sureg (y = r s t ) (r s t = x), corr

note: corr will give you a Breusch-Pagan test of independence (for the residuals)--a Hausman test will not help you here.

However, the above is not a strong test.

I am not following what you state regarding the panel structure.

HTH,

John.

____________________________________________________

Prof. John Antonakis

Associate Dean Faculty of Business and Economics

University of Lausanne

Internef #618

CH-1015 Lausanne-Dorigny

Switzerland

Tel ++41 (0)21 692-3438

Fax ++41 (0)21 692-3305

http://www.hec.unil.ch/people/jantonakis&cl=en

____________________________________________________

Jaime Gómez wrote:

Dear Stata usersable

I have a model in which the relationship between a predictor “x” and an

outcome “y” is mediated by three factors (“r”, “s” and “t”). I am only

to test whether one of the predictors (“r”) mediates the relationshipKenny

between “x” and “y” (I only have data on this mediating variable and I

cannot get data on the other two). I would like to implement Baron and

(1986)’s test for mediation. At least, this involves estimating theleast

following system:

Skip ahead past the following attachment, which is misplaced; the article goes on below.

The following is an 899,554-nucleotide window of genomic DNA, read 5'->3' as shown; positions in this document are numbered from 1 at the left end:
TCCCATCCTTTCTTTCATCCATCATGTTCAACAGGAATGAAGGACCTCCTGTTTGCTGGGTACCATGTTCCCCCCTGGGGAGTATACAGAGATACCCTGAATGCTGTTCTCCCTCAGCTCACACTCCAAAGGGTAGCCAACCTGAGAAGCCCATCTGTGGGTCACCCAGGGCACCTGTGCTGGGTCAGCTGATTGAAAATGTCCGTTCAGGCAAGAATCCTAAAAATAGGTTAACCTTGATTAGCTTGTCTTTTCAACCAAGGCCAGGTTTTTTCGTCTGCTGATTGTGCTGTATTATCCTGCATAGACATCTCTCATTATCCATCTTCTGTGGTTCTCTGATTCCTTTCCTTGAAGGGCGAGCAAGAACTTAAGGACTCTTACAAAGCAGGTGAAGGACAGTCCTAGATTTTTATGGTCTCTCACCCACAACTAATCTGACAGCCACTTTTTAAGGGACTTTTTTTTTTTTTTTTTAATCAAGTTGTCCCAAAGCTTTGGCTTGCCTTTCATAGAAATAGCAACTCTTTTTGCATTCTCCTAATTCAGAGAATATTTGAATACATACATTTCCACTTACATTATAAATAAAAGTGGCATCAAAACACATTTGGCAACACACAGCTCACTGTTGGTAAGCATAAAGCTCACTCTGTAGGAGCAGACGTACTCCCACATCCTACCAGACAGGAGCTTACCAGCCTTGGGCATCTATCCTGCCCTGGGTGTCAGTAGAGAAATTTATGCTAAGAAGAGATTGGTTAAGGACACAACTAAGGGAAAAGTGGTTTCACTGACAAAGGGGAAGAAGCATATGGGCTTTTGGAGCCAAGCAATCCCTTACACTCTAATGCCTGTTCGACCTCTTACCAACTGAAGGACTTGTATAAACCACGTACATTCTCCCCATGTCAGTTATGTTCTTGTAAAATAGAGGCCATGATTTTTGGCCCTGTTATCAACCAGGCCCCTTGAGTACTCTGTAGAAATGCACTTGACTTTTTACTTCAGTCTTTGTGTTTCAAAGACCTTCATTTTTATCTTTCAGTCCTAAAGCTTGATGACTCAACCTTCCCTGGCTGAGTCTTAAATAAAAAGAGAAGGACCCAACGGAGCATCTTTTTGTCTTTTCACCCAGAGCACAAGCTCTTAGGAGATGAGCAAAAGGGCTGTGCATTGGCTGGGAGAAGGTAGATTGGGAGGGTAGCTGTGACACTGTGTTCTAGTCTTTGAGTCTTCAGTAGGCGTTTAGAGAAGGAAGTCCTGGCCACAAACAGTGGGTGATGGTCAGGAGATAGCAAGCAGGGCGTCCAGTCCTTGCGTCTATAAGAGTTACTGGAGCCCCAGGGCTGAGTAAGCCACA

Y=a1+b*r+c*x+epsilon1

r=a2+d*x+epsilon2

Given that the errors of the two equations are potentially correlated, it

has been suggested that a 2SLS approach should be used. I have seen that

this could be done with ivregress, provided that I can find data on at

one variable that affects “r” and does not affect “y”. My doubts are thein

following:

1) Given that I have a triangular system, do I have to use the

traditional approach implemented by ivregress or the “modified” proposed

http://www.stata.com/support/faqs/stat/ivr_faq.html ? Are both valid?but

2) How do I test for the hypothesis that the errors are correlated? I

have seen that the use of a Hausman test is suggested in the literature,

I do not know how to implement this in Stata (specially in the case I useinformation

the “modified” approach)

3) Given that I have panel data, could I take advantage of the panel

structure of my data to correct for the fact that I do not have

on two of the mediating variables (“s” and “t”)? Is there a procedure in*

Stata for that?

Thanks a lot Jaime Gómez

Universidad de Zaragoza

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**References**:**st: Mediating variables***From:*Jaime Gómez <jaime.gomez@unizar.es>

**Re: st: Mediating variables***From:*John Antonakis <John.Antonakis@unil.ch>

**RE: st: Mediating variables***From:*Jaime Gómez <jaime.gomez@unizar.es>

**Re: st: Mediating variables***From:*John Antonakis <John.Antonakis@unil.ch>

**RE: st: Mediating variables***From:*Jaime Gómez <jaime.gomez@unizar.es>